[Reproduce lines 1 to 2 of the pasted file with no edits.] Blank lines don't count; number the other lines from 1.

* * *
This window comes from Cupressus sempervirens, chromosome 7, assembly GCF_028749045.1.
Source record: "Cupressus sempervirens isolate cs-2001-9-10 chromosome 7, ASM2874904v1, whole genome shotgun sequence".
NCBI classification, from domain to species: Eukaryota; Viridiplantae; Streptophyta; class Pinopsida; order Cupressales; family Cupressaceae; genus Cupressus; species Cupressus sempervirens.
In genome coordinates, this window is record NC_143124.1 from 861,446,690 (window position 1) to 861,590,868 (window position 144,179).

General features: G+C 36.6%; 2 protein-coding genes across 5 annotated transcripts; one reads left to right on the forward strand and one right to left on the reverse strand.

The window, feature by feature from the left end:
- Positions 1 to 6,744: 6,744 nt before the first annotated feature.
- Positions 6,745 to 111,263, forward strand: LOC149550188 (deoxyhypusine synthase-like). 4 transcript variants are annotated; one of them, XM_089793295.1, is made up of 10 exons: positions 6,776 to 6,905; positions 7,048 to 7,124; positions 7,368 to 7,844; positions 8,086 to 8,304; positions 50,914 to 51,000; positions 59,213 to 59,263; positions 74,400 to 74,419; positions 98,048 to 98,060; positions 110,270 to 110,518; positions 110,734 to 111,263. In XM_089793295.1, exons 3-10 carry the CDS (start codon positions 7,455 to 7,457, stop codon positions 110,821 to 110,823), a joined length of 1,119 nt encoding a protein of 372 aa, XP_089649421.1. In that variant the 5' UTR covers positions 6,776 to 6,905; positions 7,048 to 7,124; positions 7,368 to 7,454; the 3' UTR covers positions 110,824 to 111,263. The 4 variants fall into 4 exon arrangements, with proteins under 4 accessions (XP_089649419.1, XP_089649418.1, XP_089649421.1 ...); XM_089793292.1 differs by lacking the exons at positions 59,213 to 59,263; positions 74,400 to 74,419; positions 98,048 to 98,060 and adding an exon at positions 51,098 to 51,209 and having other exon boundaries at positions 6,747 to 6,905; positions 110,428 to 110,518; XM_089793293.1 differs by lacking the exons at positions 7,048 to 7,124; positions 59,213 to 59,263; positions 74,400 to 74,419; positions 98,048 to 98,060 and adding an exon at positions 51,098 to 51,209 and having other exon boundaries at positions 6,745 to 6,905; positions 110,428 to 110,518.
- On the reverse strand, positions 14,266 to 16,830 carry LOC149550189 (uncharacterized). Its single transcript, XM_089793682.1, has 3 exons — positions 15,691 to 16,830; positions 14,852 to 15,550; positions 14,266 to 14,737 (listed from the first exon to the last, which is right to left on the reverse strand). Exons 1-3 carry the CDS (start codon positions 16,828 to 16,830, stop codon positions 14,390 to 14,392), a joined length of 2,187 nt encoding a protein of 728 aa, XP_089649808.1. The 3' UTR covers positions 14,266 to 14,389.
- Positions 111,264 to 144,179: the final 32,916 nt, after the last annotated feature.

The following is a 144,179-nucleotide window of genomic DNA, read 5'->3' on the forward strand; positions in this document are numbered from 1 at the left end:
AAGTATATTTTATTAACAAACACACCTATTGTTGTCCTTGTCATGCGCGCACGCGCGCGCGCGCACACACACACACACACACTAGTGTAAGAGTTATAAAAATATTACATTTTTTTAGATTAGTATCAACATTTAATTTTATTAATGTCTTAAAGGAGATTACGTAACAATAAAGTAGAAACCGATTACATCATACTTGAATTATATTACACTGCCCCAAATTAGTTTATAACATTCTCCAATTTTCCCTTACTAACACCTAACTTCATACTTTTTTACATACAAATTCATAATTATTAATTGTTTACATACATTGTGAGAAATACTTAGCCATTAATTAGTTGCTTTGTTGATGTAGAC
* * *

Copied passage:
This window comes from Cupressus sempervirens, chromosome 7, assembly GCF_028749045.1.
Source record: "Cupressus sempervirens isolate cs-2001-9-10 chromosome 7, ASM2874904v1, whole genome shotgun sequence".